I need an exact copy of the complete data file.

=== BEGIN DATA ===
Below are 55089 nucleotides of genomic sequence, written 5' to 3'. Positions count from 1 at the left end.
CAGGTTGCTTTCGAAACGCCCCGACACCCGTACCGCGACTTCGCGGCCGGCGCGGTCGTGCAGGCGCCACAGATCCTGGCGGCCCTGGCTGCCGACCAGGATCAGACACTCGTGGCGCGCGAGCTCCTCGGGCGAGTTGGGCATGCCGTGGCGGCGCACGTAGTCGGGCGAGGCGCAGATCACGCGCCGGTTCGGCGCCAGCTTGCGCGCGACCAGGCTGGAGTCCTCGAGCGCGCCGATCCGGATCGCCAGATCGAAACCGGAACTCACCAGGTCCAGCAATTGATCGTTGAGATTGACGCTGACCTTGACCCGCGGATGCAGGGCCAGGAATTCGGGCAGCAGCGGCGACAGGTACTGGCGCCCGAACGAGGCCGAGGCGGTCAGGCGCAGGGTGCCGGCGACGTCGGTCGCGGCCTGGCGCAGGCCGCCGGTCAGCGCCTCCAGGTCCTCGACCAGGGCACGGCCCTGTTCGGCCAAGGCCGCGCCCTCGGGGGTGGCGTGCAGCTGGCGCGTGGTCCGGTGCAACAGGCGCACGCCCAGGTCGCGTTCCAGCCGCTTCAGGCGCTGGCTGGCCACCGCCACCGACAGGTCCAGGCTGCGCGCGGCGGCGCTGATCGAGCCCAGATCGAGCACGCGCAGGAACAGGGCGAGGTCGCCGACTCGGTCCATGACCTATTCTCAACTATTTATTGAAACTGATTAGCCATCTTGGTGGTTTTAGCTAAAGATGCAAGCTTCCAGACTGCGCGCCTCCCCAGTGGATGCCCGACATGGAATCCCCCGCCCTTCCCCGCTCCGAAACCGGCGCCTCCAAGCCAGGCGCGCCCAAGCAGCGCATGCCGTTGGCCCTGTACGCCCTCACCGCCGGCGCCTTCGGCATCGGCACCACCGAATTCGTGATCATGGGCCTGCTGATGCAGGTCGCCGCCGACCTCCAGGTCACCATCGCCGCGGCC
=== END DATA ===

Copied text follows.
Below are 55089 nucleotides of genomic sequence, written 5' to 3'. Positions count from 1 at the left end.
CAGGTTGCTTTCGAAACGCCCCGACACCCGTACCGCGACTTCGCGGCCGGCGCGGTCGTGCAGGCGCCACAGATCCTGGCGGCCCTGGCTGCCGACCAGGATCAGACACTCGTGGCGCGCGAGCTCCTCGGGCGAGTTGGGCATGCCGTGGCGGCGCACGTAGTCGGGCGAGGCGCAGATCACGCGCCGGTTCGGCGCCAGCTTGCGCGCGACCAGGCTGGAGTCCTCGAGCGCGCCGATCCGGATCGCCAGATCGAAACCGGAACTCACCAGGTCCAGCAATTGATCGTTGAGATTGACGCTGACCTTGACCCGCGGATGCAGGGCCAGGAATTCGGGCAGCAGCGGCGACAGGTACTGGCGCCCGAACGAGGCCGAGGCGGTCAGGCGCAGGGTGCCGGCGACGTCGGTCGCGGCCTGGCGCAGGCCGCCGGTCAGCGCCTCCAGGTCCTCGACCAGGGCACGGCCCTGTTCGGCCAAGGCCGCGCCCTCGGGGGTGGCGTGCAGCTGGCGCGTGGTCCGGTGCAACAGGCGCACGCCCAGGTCGCGTTCCAGCCGCTTCAGGCGCTGGCTGGCCACCGCCACCGACAGGTCCAGGCTGCGCGCGGCGGCGCTGATCGAGCCCAGATCGAGCACGCGCAGGAACAGGGCGAGGTCGCCGACTCGGTCCATGACCTATTCTCAACTATTTATTGAAACTGATTAGCCATCTTGGTGGTTTTAGCTAAAGATGCAAGCTTCCAGACTGCGCGCCTCCCCAGTGGATGCCCGACATGGAATCCCCCGCCCTTCCCCGCTCCGAAACCGGCGCCTCCAAGCCAGGCGCGCCCAAGCAGCGCATGCCGTTGGCCCTGTACGCCCTCACCGCCGGCGCCTTCGGCATCGGCACCACCGAATTCGTGATCATGGGCCTGCTGATGCAGGTCGCCGCCGACCTCCAGGTCACCATCGCCGCGGCC